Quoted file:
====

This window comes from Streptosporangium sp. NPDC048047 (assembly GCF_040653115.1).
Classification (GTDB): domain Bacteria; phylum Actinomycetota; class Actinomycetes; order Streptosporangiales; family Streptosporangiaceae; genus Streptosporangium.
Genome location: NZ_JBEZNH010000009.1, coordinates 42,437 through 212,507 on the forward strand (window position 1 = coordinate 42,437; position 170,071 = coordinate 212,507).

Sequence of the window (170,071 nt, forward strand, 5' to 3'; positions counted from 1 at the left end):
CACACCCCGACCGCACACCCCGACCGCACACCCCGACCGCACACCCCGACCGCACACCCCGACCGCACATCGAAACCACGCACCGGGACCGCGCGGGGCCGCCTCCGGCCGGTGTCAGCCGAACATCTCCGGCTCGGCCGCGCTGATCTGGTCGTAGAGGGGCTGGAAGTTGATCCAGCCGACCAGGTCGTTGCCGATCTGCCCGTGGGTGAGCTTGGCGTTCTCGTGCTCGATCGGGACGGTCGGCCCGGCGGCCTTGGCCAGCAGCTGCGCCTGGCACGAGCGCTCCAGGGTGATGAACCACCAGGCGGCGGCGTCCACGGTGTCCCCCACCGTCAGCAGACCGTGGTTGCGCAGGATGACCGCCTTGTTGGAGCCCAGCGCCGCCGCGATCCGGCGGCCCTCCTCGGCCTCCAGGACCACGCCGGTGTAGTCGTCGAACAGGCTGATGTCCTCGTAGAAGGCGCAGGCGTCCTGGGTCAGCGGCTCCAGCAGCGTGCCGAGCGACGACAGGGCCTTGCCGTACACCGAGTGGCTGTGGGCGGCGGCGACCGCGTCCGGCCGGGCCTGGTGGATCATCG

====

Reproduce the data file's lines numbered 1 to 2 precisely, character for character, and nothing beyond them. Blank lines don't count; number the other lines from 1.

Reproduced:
This window comes from Streptosporangium sp. NPDC048047 (assembly GCF_040653115.1).
Classification (GTDB): domain Bacteria; phylum Actinomycetota; class Actinomycetes; order Streptosporangiales; family Streptosporangiaceae; genus Streptosporangium.